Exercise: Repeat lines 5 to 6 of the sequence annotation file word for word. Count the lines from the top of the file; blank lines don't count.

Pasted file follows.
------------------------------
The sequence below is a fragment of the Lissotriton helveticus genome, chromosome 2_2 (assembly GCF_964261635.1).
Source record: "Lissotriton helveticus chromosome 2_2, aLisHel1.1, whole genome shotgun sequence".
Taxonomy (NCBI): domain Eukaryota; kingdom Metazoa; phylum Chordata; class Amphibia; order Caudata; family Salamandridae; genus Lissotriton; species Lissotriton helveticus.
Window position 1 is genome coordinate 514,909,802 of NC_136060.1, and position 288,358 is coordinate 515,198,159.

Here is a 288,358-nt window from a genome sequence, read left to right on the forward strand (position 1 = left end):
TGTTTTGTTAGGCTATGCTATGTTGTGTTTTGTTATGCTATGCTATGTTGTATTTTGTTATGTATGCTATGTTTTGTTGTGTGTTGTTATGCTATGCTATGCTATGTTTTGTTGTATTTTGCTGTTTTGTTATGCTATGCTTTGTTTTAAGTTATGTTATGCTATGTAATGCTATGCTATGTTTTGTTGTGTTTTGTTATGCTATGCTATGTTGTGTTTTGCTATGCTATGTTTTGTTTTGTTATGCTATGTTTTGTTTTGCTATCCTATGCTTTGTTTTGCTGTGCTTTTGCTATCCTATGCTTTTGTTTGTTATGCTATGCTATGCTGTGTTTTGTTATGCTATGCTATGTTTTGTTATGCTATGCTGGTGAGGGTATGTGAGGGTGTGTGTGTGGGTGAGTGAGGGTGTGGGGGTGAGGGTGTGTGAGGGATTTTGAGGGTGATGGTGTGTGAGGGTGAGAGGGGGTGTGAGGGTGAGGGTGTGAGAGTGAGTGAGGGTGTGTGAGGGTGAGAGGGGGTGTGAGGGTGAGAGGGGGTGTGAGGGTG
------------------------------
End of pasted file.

Here is a 288,358-nt window from a genome sequence, read left to right on the forward strand (position 1 = left end):
TGTTTTGTTAGGCTATGCTATGTTGTGTTTTGTTATGCTATGCTATGTTGTATTTTGTTATGTATGCTATGTTTTGTTGTGTGTTGTTATGCTATGCTATGCTATGTTTTGTTGTATTTTGCTGTTTTGTTATGCTATGCTTTGTTTTAAGTTATGTTATGCTATGTAATGCTATGCTATGTTTTGTTGTGTTTTGTTATGCTATGCTATGTTGTGTTTTGCTATGCTATGTTTTGTTTTGTTATGCTATGTTTTGTTTTGCTATCCTATGCTTTGTTTTGCTGTGCTTTTGCTATCCTATGCTTTTGTTTGTTATGCTATGCTATGCTGTGTTTTGTTATGCTATGCTATGTTTTGTTATGCTATGCTGGTGAGGGTATGTGAGGGTGTGTGTGTGGGTGAGTGAGGGTGTGGGGGTGAGGGTGTGTGAGGGATTTTGAGGGTGATGGTGTGTGAGGGTGAGAGGGGGTGTGAGGGTGAGGGTGTGAGAGTGAGTGAGGGTGTGTGAGGGTGAGAGGGGGTGTGAGGGTGAGAGGGGGTGTGAGGGTG